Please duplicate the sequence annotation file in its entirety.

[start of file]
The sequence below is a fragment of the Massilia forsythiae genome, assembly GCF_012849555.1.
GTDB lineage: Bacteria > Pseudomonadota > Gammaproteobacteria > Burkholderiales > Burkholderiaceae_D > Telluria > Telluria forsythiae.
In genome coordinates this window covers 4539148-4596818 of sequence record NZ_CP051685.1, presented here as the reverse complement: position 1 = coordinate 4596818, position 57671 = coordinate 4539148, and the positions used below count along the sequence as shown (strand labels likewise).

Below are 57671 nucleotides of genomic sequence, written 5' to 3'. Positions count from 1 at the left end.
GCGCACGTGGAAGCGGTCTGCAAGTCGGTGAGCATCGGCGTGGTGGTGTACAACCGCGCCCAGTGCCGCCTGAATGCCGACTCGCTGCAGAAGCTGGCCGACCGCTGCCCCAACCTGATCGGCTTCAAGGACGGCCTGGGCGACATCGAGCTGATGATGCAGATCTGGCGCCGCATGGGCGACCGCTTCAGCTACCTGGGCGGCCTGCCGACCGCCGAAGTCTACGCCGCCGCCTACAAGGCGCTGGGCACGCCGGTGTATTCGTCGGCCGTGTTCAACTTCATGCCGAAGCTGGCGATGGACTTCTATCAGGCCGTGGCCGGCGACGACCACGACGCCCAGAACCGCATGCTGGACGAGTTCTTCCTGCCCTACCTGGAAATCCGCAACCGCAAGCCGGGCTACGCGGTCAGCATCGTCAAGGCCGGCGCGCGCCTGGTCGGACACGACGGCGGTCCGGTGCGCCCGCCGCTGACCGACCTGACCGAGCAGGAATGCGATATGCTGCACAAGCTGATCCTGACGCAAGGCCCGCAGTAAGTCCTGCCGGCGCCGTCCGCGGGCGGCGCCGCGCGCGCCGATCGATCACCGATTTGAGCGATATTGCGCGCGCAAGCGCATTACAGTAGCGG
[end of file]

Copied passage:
The sequence below is a fragment of the Massilia forsythiae genome, assembly GCF_012849555.1.
GTDB lineage: Bacteria > Pseudomonadota > Gammaproteobacteria > Burkholderiales > Burkholderiaceae_D > Telluria > Telluria forsythiae.
In genome coordinates this window covers 4539148-4596818 of sequence record NZ_CP051685.1, presented here as the reverse complement: position 1 = coordinate 4596818, position 57671 = coordinate 4539148, and the positions used below count along the sequence as shown (strand labels likewise).

Below are 57671 nucleotides of genomic sequence, written 5' to 3'. Positions count from 1 at the left end.
GCGCACGTGGAAGCGGTCTGCAAGTCGGTGAGCATCGGCGTGGTGGTGTACAACCGCGCCCAGTGCCGCCTGAATGCCGACTCGCTGCAGAAGCTGGCCGACCGCTGCCCCAACCTGATCGGCTTCAAGGACGGCCTGGGCGACATCGAGCTGATGATGCAGATCTGGCGCCGCATGGGCGACCGCTTCAGCTACCTGGGCGGCCTGCCGACCGCCGAAGTCTACGCCGCCGCCTACAAGGCGCTGGGCACGCCGGTGTATTCGTCGGCCGTGTTCAACTTCATGCCGAAGCTGGCGATGGACTTCTATCAGGCCGTGGCCGGCGACGACCACGACGCCCAGAACCGCATGCTGGACGAGTTCTTCCTGCCCTACCTGGAAATCCGCAACCGCAAGCCGGGCTACGCGGTCAGCATCGTCAAGGCCGGCGCGCGCCTGGTCGGACACGACGGCGGTCCGGTGCGCCCGCCGCTGACCGACCTGACCGAGCAGGAATGCGATATGCTGCACAAGCTGATCCTGACGCAAGGCCCGCAGTAAGTCCTGCCGGCGCCGTCCGCGGGCGGCGCCGCGCGCGCCGATCGATCACCGATTTGAGCGATATTGCGCGCGCAAGCGCATTACAGTAGCGG